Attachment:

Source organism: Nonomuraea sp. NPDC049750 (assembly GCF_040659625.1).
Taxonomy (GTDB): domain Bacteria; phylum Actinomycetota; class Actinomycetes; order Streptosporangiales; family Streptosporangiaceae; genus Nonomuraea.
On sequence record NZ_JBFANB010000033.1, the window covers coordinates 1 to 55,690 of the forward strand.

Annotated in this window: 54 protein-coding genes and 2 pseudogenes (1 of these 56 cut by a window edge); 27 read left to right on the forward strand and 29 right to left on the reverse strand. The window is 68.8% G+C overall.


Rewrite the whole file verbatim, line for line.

Source organism: Nonomuraea sp. NPDC049750 (assembly GCF_040659625.1).
Taxonomy (GTDB): domain Bacteria; phylum Actinomycetota; class Actinomycetes; order Streptosporangiales; family Streptosporangiaceae; genus Nonomuraea.
On sequence record NZ_JBFANB010000033.1, the window covers coordinates 1 to 55,690 of the forward strand.

Annotated in this window: 54 protein-coding genes and 2 pseudogenes (1 of these 56 cut by a window edge); 27 read left to right on the forward strand and 29 right to left on the reverse strand. The window is 68.8% G+C overall.